Public Safety. The valley has experienced tremendous growth in the population of transient offenders. These offenders hurt the downtown area by deterring shoppers, polluting the river and contributing to crime. There is inadequate sheriff presence to patrol the problem, as we need more deputies on the streets. Response time to calls is too long. Boulder Creek needs a sheriff satellite office. Sheriff office representatives should walk the corridors and speak to business owners to hear concerns on a more regular basis. Efforts made by sheriffs are derailed as they do not have support from the court system to ensure proper consequence for criminal activity, which has lead to our expanding population of transient offenders.

Branding. Main-street-like programs, heritage marketing and branding efforts for the valley would spur increased tourism in the local downtown areas. We already have the traffic going to the state parks, we just need the traffic to stop in the towns as they drive through. The report is vague on how partnerships with state parks and business can be achieved. The CVC promotes the valley, but does not work to give it the individual branding and attention that we need to attract additional tourists. There are grants available to fund historical downtowns. Perhaps a committee of grant writers could apply for funds that could be purposed for tourism growth. Having a professional branding effort would be helpful for marketing purposes.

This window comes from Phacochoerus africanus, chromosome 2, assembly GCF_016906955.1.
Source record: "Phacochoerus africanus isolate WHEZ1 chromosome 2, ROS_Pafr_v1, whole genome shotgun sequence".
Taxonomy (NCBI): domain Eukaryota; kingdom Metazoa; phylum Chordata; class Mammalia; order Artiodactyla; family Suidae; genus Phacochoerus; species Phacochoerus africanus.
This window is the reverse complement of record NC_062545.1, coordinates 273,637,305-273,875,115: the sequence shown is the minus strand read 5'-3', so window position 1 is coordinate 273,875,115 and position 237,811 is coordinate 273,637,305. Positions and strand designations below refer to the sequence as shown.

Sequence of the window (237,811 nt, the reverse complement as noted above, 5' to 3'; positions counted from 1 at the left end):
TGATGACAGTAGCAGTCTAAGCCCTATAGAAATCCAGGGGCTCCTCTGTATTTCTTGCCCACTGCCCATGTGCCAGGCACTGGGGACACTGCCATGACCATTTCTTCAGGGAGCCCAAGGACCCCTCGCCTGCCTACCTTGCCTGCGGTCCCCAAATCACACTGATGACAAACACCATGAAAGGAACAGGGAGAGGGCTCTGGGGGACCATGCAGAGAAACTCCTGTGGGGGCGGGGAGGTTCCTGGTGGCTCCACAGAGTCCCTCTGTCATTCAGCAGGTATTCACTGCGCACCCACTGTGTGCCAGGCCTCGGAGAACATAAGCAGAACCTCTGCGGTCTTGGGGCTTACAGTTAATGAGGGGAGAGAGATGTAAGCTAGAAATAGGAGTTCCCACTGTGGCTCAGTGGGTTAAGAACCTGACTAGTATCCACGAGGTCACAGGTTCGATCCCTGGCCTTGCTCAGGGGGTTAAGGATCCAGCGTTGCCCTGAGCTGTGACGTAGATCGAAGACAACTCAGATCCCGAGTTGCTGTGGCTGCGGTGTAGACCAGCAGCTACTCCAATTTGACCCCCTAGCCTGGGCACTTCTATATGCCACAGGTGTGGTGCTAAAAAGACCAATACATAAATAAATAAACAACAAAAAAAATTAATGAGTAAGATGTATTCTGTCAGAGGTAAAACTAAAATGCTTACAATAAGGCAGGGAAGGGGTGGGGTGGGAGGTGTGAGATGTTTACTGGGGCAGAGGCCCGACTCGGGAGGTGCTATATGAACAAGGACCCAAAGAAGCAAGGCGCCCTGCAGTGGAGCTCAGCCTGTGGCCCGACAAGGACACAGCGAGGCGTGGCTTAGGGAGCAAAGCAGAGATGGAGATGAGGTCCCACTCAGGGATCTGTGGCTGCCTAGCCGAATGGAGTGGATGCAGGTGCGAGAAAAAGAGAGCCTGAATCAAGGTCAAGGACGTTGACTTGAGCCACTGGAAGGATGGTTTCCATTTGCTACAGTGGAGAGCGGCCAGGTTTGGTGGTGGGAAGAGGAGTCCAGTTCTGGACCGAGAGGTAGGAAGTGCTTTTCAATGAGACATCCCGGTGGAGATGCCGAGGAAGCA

New Taxes. The report suggests explorations of Business License Taxes, at modest levels, to ensure public safety, infrastructure and public services. In most areas, including the San Lorenzo Valley, additional taxes will hinder business from coming into the area. Creating additional taxes does not effectively convey the message that Santa Cruz County is “open for business”. Most areas of Santa Cruz County have historically received greater public safety, infrastructure, and public services investments. Unfortunately, the valley has had components of basic infrastructure neglected for decades. Taxes and fees have been collected from business in the valley yet services are scarce, particularly when compared to the rest of the county. We do not want to see additional taxes on businesses without clear explanations of how that tax money will be reinvested in this area.

In short, the EVS report addresses some excellent possibilities for brightening the valley’s economic future. Our letter serves as commentary and suggested additions from organizations in our community. We hope it can influence the final draft, and help to augment meaningful projects for our area. The valley’s natural resources, proximity to the Silicon Valley and historical background make for tremendous economic potential. The Boulder Creek Business Association looks forward to responsible growth for our economy through long-term and focused efforts from our county. We are appreciative of the opportunity to work in partnership with other valley organizations and the county to continue dialogue on economic planning.